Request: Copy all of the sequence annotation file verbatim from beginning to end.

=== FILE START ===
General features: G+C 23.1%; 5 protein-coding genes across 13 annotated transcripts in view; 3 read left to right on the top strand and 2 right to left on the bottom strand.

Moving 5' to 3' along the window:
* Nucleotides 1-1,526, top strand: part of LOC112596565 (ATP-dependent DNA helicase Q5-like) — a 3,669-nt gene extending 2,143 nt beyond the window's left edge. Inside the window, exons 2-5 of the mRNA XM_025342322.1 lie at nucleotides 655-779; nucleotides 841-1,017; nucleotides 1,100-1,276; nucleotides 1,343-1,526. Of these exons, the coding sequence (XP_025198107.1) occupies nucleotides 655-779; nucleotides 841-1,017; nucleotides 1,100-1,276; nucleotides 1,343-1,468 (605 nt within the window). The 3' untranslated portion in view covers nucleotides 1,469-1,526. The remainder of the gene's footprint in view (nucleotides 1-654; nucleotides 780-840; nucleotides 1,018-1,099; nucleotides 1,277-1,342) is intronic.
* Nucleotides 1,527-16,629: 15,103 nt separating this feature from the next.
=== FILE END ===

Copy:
General features: G+C 23.1%; 5 protein-coding genes across 13 annotated transcripts in view; 3 read left to right on the top strand and 2 right to left on the bottom strand.

Moving 5' to 3' along the window:
* Nucleotides 1-1,526, top strand: part of LOC112596565 (ATP-dependent DNA helicase Q5-like) — a 3,669-nt gene extending 2,143 nt beyond the window's left edge. Inside the window, exons 2-5 of the mRNA XM_025342322.1 lie at nucleotides 655-779; nucleotides 841-1,017; nucleotides 1,100-1,276; nucleotides 1,343-1,526. Of these exons, the coding sequence (XP_025198107.1) occupies nucleotides 655-779; nucleotides 841-1,017; nucleotides 1,100-1,276; nucleotides 1,343-1,468 (605 nt within the window). The 3' untranslated portion in view covers nucleotides 1,469-1,526. The remainder of the gene's footprint in view (nucleotides 1-654; nucleotides 780-840; nucleotides 1,018-1,099; nucleotides 1,277-1,342) is intronic.
* Nucleotides 1,527-16,629: 15,103 nt separating this feature from the next.